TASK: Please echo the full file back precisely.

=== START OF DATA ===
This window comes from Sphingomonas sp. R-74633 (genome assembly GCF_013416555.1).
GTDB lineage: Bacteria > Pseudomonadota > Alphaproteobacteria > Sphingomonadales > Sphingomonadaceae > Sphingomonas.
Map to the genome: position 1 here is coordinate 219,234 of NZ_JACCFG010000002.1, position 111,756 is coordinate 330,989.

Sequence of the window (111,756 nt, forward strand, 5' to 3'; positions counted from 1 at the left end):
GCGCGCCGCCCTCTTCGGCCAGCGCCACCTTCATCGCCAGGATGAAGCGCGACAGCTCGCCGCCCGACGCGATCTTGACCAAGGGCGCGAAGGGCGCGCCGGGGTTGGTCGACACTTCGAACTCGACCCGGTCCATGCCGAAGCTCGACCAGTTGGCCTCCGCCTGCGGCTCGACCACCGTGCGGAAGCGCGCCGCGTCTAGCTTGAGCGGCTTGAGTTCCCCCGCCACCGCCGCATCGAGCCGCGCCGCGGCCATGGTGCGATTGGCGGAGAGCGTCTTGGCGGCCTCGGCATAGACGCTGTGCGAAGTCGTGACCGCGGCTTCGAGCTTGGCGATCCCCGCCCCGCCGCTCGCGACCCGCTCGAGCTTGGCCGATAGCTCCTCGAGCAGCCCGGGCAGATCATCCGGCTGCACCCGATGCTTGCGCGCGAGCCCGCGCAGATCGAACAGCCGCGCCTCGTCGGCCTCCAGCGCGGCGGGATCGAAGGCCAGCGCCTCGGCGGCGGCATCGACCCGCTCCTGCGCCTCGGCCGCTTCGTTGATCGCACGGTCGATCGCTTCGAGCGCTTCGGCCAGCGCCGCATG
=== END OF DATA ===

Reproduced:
This window comes from Sphingomonas sp. R-74633 (genome assembly GCF_013416555.1).
GTDB lineage: Bacteria > Pseudomonadota > Alphaproteobacteria > Sphingomonadales > Sphingomonadaceae > Sphingomonas.
Map to the genome: position 1 here is coordinate 219,234 of NZ_JACCFG010000002.1, position 111,756 is coordinate 330,989.

Sequence of the window (111,756 nt, forward strand, 5' to 3'; positions counted from 1 at the left end):
GCGCGCCGCCCTCTTCGGCCAGCGCCACCTTCATCGCCAGGATGAAGCGCGACAGCTCGCCGCCCGACGCGATCTTGACCAAGGGCGCGAAGGGCGCGCCGGGGTTGGTCGACACTTCGAACTCGACCCGGTCCATGCCGAAGCTCGACCAGTTGGCCTCCGCCTGCGGCTCGACCACCGTGCGGAAGCGCGCCGCGTCTAGCTTGAGCGGCTTGAGTTCCCCCGCCACCGCCGCATCGAGCCGCGCCGCGGCCATGGTGCGATTGGCGGAGAGCGTCTTGGCGGCCTCGGCATAGACGCTGTGCGAAGTCGTGACCGCGGCTTCGAGCTTGGCGATCCCCGCCCCGCCGCTCGCGACCCGCTCGAGCTTGGCCGATAGCTCCTCGAGCAGCCCGGGCAGATCATCCGGCTGCACCCGATGCTTGCGCGCGAGCCCGCGCAGATCGAACAGCCGCGCCTCGTCGGCCTCCAGCGCGGCGGGATCGAAGGCCAGCGCCTCGGCGGCGGCATCGACCCGCTCCTGCGCCTCGGCCGCTTCGTTGATCGCACGGTCGATCGCTTCGAGCGCTTCGGCCAGCGCCGCATG